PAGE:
On my last trip to Sydney I was given a gift of experience. One of my teachers often said that great gifts come in small brown paper packages. This was one of those small brown package gifts. Meeting up with the awesome Gavin Blake, Graphic Facilitator extraordinaire, he invited me to go to the Sydney Museum of Contemporary Art , and the exhibition of Olafur Eliasson. (Surely a Positive Deviant)
The world of contemporary art has never been my thing. I like certain art, but I have never grocked contemporary. Give me a Manet, or Renoir. I am a BIG fan of photography. But a huge picture of red paint with a small blue dot placed somewhere has escaped my Virgoan  sensibilities.

I am learning to say yes to more in life, and be open to seeing the world through the eyes of others, suspending my own view completely, if I am able. “If I am able” is the challenge. Can we jettison our own view and take the view of the other? This is what I ask the people I work with to do every day, so teacher, get to work and do the same. (As in, I better walk my talk!)

If I had of wandered, on the off chance, into this exhibition on my own, it would have taken me all of 5 minutes to view and I would have walked out in some form of disgust. Art! That is not art!.

Thank God for Gavin’s eyes, and his leadership and guidance.

As a die hard Bucky Fuller person, I was delighted with some of the very impressive structures, but walking into a blank room bathed in yellow light and nothing else, well, I was feeling conned. Then Gavin so delightfully said, “Great art cause you to ask…what the F??”

Yep, he was reading my mind.

Perhaps in our current times of crazy upsidedowness we need more great art?

He kept talking me through each room, challenging my thinking, my reactions, my experience. Inadvertently, almost against my better judgement, my rigid Virgoan mind started to crack open, even just a bit.

Then I found myself asking a question that is quite a central question to my passion and curiosity. “What was the intention behind the artist? What was he hoping would happen to the viewer?” “What message, or story, or experience was he seeking to convey?” If any?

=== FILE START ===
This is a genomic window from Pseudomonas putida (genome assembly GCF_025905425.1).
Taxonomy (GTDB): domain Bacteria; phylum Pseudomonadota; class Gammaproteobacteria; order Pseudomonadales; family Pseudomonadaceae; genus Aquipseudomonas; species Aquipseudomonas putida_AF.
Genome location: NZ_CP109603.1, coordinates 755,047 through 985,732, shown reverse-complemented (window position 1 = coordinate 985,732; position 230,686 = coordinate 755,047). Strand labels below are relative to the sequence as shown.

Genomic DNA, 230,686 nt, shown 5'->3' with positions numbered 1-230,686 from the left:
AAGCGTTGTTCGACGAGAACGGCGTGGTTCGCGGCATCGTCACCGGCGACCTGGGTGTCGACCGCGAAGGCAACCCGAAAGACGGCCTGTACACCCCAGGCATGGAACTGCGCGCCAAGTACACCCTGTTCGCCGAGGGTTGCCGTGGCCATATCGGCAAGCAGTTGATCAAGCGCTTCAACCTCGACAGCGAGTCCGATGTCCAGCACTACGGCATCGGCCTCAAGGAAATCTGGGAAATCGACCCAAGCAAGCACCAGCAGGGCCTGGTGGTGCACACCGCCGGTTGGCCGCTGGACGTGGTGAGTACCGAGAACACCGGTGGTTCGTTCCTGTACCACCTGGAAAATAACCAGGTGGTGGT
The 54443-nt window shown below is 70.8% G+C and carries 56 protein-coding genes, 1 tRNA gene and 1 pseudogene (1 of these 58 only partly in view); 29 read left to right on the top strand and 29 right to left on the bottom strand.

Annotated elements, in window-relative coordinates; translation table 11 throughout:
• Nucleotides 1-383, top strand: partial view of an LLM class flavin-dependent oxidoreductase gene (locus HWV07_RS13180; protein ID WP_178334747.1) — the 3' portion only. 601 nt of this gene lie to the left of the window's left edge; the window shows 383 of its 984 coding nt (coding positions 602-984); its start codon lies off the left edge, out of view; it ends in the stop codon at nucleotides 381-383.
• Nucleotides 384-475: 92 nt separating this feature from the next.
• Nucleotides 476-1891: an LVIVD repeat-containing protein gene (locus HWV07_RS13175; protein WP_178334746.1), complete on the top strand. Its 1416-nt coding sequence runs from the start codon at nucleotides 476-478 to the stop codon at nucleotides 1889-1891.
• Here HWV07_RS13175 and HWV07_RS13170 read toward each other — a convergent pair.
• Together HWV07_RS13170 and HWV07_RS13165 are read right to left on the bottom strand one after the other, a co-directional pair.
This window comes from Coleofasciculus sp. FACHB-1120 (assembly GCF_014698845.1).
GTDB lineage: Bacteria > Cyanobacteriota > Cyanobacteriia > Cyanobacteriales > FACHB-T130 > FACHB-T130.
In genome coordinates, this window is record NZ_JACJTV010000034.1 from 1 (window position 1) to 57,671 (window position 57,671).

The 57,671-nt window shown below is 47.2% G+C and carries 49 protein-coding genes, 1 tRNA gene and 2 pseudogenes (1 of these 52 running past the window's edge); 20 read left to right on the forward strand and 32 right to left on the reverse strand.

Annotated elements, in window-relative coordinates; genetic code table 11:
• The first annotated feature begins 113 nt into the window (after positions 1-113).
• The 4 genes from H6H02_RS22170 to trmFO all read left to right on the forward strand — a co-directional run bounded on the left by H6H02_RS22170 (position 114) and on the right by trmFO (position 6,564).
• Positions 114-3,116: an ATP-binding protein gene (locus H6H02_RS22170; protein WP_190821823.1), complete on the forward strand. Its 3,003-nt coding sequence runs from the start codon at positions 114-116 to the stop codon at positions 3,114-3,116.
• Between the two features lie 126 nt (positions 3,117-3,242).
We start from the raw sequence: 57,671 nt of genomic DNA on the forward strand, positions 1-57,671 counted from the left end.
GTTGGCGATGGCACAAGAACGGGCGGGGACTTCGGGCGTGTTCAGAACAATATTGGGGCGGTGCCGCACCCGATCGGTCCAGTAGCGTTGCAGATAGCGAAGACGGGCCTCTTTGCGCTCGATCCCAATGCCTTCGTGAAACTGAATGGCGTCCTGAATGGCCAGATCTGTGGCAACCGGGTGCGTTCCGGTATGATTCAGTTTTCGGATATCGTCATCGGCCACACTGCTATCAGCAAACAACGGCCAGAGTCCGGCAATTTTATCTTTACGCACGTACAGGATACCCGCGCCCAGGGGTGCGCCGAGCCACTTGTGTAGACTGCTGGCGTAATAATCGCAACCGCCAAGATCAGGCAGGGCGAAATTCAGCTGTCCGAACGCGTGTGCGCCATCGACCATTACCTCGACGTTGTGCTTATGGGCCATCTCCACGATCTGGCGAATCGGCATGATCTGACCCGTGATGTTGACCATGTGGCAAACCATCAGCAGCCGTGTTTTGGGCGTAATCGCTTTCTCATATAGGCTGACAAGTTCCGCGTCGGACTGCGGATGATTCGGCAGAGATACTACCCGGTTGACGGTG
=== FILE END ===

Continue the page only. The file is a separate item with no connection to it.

I became fascinated by his process. (You can’t take the Virgoan analysis out, even if you do crack open the mind.)

At some point I surrendered that, and just allowed myself to be with the experience. The last two rooms, like a great piece of music, reached a critical crescendo. The final room, entered through a dark brick lined corridor, was breathtaking. Titled ‘Beauty’ a blackened soundproof room with high ceilings had one single fine mist fountain falling from the ceiling with a spotlight directed through it. The rainbow mist changed in appearance with every different position taken in the room, and the sound of the water, very soft, almost inaudible, added to the beauty of the experience. It was Beauty.

As I learned a few months ago working with the photographer on my new site photo’s, we can be looking at exactly the same view and seeing something completely different. I find that fascinating, don’t you? He was looking at a scene and seeing the light and colours through an experienced photographers eyes. I was looking at it through my  all too quick scan eyes. I mean, how perfect is life that no two people look at anything with the same eyes? Sure, it means we have to work harder on being clear with our communication and message delivery, but what an incredible world that we can sit for hours watching a panorama and challenging ourselves each moment to see it with new eyes.

I am not sure I will become a raving fan of contemporary art. However, I am up for the experience of it opening me to new ways of seeing. I am willing to take the plunge into this brave new world. I am certainly willing to challenge my own view, and to have it be challenged. Thanks Gavin.

By the way, the exhibition was titled, “Take Your Time”

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